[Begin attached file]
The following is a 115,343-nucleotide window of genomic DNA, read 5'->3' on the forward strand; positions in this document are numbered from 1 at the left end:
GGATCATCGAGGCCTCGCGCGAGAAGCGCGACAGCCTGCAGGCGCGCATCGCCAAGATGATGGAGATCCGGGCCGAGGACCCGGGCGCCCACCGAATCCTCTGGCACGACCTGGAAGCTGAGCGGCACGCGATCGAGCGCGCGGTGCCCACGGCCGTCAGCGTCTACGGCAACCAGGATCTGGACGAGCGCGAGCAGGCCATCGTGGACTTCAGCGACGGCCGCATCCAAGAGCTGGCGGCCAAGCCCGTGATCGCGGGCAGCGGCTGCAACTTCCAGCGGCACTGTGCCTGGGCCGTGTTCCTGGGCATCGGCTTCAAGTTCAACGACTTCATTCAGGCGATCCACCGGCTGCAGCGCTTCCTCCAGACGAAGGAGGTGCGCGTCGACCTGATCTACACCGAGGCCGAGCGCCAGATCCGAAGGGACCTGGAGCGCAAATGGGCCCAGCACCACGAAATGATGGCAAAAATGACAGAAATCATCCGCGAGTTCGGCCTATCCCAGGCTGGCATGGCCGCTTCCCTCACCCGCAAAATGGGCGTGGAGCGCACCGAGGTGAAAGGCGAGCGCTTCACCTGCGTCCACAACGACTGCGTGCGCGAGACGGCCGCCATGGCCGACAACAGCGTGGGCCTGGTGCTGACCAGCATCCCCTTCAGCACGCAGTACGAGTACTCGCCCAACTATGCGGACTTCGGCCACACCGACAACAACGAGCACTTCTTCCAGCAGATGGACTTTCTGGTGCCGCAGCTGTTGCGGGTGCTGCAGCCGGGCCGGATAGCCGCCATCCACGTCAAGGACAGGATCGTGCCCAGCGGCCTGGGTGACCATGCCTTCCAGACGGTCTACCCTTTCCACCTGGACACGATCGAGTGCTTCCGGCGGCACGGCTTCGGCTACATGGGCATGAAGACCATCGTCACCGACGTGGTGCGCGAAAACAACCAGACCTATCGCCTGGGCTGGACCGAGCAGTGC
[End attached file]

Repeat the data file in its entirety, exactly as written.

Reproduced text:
The following is a 115,343-nucleotide window of genomic DNA, read 5'->3' on the forward strand; positions in this document are numbered from 1 at the left end:
GGATCATCGAGGCCTCGCGCGAGAAGCGCGACAGCCTGCAGGCGCGCATCGCCAAGATGATGGAGATCCGGGCCGAGGACCCGGGCGCCCACCGAATCCTCTGGCACGACCTGGAAGCTGAGCGGCACGCGATCGAGCGCGCGGTGCCCACGGCCGTCAGCGTCTACGGCAACCAGGATCTGGACGAGCGCGAGCAGGCCATCGTGGACTTCAGCGACGGCCGCATCCAAGAGCTGGCGGCCAAGCCCGTGATCGCGGGCAGCGGCTGCAACTTCCAGCGGCACTGTGCCTGGGCCGTGTTCCTGGGCATCGGCTTCAAGTTCAACGACTTCATTCAGGCGATCCACCGGCTGCAGCGCTTCCTCCAGACGAAGGAGGTGCGCGTCGACCTGATCTACACCGAGGCCGAGCGCCAGATCCGAAGGGACCTGGAGCGCAAATGGGCCCAGCACCACGAAATGATGGCAAAAATGACAGAAATCATCCGCGAGTTCGGCCTATCCCAGGCTGGCATGGCCGCTTCCCTCACCCGCAAAATGGGCGTGGAGCGCACCGAGGTGAAAGGCGAGCGCTTCACCTGCGTCCACAACGACTGCGTGCGCGAGACGGCCGCCATGGCCGACAACAGCGTGGGCCTGGTGCTGACCAGCATCCCCTTCAGCACGCAGTACGAGTACTCGCCCAACTATGCGGACTTCGGCCACACCGACAACAACGAGCACTTCTTCCAGCAGATGGACTTTCTGGTGCCGCAGCTGTTGCGGGTGCTGCAGCCGGGCCGGATAGCCGCCATCCACGTCAAGGACAGGATCGTGCCCAGCGGCCTGGGTGACCATGCCTTCCAGACGGTCTACCCTTTCCACCTGGACACGATCGAGTGCTTCCGGCGGCACGGCTTCGGCTACATGGGCATGAAGACCATCGTCACCGACGTGGTGCGCGAAAACAACCAGACCTATCGCCTGGGCTGGACCGAGCAGTGC